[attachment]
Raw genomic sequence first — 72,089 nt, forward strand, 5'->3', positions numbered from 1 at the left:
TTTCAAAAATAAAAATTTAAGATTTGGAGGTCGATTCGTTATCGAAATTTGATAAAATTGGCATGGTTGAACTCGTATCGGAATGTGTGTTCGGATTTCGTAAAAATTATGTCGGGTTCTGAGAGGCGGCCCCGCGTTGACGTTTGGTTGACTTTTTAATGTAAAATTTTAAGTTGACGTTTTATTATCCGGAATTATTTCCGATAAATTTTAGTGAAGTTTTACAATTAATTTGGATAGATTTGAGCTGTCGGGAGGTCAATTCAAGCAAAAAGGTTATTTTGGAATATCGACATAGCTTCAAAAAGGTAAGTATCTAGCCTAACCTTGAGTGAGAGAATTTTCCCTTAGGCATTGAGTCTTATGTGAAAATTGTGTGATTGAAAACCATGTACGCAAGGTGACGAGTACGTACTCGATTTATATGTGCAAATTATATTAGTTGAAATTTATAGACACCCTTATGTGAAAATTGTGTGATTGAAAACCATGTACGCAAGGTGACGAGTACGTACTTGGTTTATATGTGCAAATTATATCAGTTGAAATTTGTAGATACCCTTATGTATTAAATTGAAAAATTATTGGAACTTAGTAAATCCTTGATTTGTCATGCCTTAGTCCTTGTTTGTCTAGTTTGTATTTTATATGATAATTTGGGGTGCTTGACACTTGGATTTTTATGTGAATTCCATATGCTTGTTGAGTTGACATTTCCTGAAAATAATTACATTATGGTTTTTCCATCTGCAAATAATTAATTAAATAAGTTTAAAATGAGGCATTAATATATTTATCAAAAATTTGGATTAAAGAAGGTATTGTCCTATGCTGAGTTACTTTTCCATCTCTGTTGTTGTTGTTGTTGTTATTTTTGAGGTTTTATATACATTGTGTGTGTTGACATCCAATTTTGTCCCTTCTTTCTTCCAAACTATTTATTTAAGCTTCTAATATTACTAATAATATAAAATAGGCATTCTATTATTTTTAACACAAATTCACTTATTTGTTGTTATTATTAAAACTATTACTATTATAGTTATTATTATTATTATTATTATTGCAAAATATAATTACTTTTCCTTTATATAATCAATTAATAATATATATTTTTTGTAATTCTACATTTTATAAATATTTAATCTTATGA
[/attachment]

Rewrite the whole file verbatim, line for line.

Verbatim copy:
Raw genomic sequence first — 72,089 nt, forward strand, 5'->3', positions numbered from 1 at the left:
TTTCAAAAATAAAAATTTAAGATTTGGAGGTCGATTCGTTATCGAAATTTGATAAAATTGGCATGGTTGAACTCGTATCGGAATGTGTGTTCGGATTTCGTAAAAATTATGTCGGGTTCTGAGAGGCGGCCCCGCGTTGACGTTTGGTTGACTTTTTAATGTAAAATTTTAAGTTGACGTTTTATTATCCGGAATTATTTCCGATAAATTTTAGTGAAGTTTTACAATTAATTTGGATAGATTTGAGCTGTCGGGAGGTCAATTCAAGCAAAAAGGTTATTTTGGAATATCGACATAGCTTCAAAAAGGTAAGTATCTAGCCTAACCTTGAGTGAGAGAATTTTCCCTTAGGCATTGAGTCTTATGTGAAAATTGTGTGATTGAAAACCATGTACGCAAGGTGACGAGTACGTACTCGATTTATATGTGCAAATTATATTAGTTGAAATTTATAGACACCCTTATGTGAAAATTGTGTGATTGAAAACCATGTACGCAAGGTGACGAGTACGTACTTGGTTTATATGTGCAAATTATATCAGTTGAAATTTGTAGATACCCTTATGTATTAAATTGAAAAATTATTGGAACTTAGTAAATCCTTGATTTGTCATGCCTTAGTCCTTGTTTGTCTAGTTTGTATTTTATATGATAATTTGGGGTGCTTGACACTTGGATTTTTATGTGAATTCCATATGCTTGTTGAGTTGACATTTCCTGAAAATAATTACATTATGGTTTTTCCATCTGCAAATAATTAATTAAATAAGTTTAAAATGAGGCATTAATATATTTATCAAAAATTTGGATTAAAGAAGGTATTGTCCTATGCTGAGTTACTTTTCCATCTCTGTTGTTGTTGTTGTTGTTATTTTTGAGGTTTTATATACATTGTGTGTGTTGACATCCAATTTTGTCCCTTCTTTCTTCCAAACTATTTATTTAAGCTTCTAATATTACTAATAATATAAAATAGGCATTCTATTATTTTTAACACAAATTCACTTATTTGTTGTTATTATTAAAACTATTACTATTATAGTTATTATTATTATTATTATTATTGCAAAATATAATTACTTTTCCTTTATATAATCAATTAATAATATATATTTTTTGTAATTCTACATTTTATAAATATTTAATCTTATGA